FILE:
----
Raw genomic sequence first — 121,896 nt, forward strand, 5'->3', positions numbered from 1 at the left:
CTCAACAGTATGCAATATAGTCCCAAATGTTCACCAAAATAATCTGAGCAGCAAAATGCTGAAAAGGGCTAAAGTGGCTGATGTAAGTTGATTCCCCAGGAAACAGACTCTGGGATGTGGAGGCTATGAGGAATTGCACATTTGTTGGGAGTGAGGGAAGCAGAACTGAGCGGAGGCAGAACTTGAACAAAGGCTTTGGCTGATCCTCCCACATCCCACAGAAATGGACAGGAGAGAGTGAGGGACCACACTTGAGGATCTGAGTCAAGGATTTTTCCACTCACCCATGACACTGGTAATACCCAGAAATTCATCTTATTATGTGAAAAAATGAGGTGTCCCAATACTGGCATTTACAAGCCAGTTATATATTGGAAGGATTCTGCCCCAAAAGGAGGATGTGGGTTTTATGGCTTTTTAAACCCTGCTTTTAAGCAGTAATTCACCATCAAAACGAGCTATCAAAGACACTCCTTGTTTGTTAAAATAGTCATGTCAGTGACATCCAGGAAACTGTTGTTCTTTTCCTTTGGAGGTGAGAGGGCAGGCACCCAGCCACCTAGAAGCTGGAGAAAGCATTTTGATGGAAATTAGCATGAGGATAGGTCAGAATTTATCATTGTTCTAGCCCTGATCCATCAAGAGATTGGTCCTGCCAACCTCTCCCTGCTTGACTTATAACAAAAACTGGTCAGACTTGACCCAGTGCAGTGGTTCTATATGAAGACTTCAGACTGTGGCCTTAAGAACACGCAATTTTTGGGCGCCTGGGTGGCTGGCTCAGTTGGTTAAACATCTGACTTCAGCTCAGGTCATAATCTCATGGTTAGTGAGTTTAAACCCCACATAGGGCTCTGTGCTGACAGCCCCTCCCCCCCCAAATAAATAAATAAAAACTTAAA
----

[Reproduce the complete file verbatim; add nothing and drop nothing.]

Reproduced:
Raw genomic sequence first — 121,896 nt, forward strand, 5'->3', positions numbered from 1 at the left:
CTCAACAGTATGCAATATAGTCCCAAATGTTCACCAAAATAATCTGAGCAGCAAAATGCTGAAAAGGGCTAAAGTGGCTGATGTAAGTTGATTCCCCAGGAAACAGACTCTGGGATGTGGAGGCTATGAGGAATTGCACATTTGTTGGGAGTGAGGGAAGCAGAACTGAGCGGAGGCAGAACTTGAACAAAGGCTTTGGCTGATCCTCCCACATCCCACAGAAATGGACAGGAGAGAGTGAGGGACCACACTTGAGGATCTGAGTCAAGGATTTTTCCACTCACCCATGACACTGGTAATACCCAGAAATTCATCTTATTATGTGAAAAAATGAGGTGTCCCAATACTGGCATTTACAAGCCAGTTATATATTGGAAGGATTCTGCCCCAAAAGGAGGATGTGGGTTTTATGGCTTTTTAAACCCTGCTTTTAAGCAGTAATTCACCATCAAAACGAGCTATCAAAGACACTCCTTGTTTGTTAAAATAGTCATGTCAGTGACATCCAGGAAACTGTTGTTCTTTTCCTTTGGAGGTGAGAGGGCAGGCACCCAGCCACCTAGAAGCTGGAGAAAGCATTTTGATGGAAATTAGCATGAGGATAGGTCAGAATTTATCATTGTTCTAGCCCTGATCCATCAAGAGATTGGTCCTGCCAACCTCTCCCTGCTTGACTTATAACAAAAACTGGTCAGACTTGACCCAGTGCAGTGGTTCTATATGAAGACTTCAGACTGTGGCCTTAAGAACACGCAATTTTTGGGCGCCTGGGTGGCTGGCTCAGTTGGTTAAACATCTGACTTCAGCTCAGGTCATAATCTCATGGTTAGTGAGTTTAAACCCCACATAGGGCTCTGTGCTGACAGCCCCTCCCCCCCCAAATAAATAAATAAAAACTTAAA